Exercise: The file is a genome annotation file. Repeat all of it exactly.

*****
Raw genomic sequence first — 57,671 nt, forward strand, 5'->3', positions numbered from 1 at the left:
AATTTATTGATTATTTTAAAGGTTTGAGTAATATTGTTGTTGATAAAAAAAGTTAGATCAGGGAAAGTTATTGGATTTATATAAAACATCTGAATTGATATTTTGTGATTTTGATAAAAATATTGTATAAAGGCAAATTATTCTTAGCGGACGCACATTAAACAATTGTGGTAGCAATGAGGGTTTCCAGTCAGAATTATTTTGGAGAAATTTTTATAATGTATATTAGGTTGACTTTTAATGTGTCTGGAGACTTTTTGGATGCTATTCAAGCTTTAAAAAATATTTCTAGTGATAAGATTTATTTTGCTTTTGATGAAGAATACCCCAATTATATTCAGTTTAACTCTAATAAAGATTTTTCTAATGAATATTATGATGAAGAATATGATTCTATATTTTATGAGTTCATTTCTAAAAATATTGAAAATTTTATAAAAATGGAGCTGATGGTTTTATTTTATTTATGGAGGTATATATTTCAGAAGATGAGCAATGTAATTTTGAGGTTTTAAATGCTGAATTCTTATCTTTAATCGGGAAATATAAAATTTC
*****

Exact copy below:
Raw genomic sequence first — 57,671 nt, forward strand, 5'->3', positions numbered from 1 at the left:
AATTTATTGATTATTTTAAAGGTTTGAGTAATATTGTTGTTGATAAAAAAAGTTAGATCAGGGAAAGTTATTGGATTTATATAAAACATCTGAATTGATATTTTGTGATTTTGATAAAAATATTGTATAAAGGCAAATTATTCTTAGCGGACGCACATTAAACAATTGTGGTAGCAATGAGGGTTTCCAGTCAGAATTATTTTGGAGAAATTTTTATAATGTATATTAGGTTGACTTTTAATGTGTCTGGAGACTTTTTGGATGCTATTCAAGCTTTAAAAAATATTTCTAGTGATAAGATTTATTTTGCTTTTGATGAAGAATACCCCAATTATATTCAGTTTAACTCTAATAAAGATTTTTCTAATGAATATTATGATGAAGAATATGATTCTATATTTTATGAGTTCATTTCTAAAAATATTGAAAATTTTATAAAAATGGAGCTGATGGTTTTATTTTATTTATGGAGGTATATATTTCAGAAGATGAGCAATGTAATTTTGAGGTTTTAAATGCTGAATTCTTATCTTTAATCGGGAAATATAAAATTTC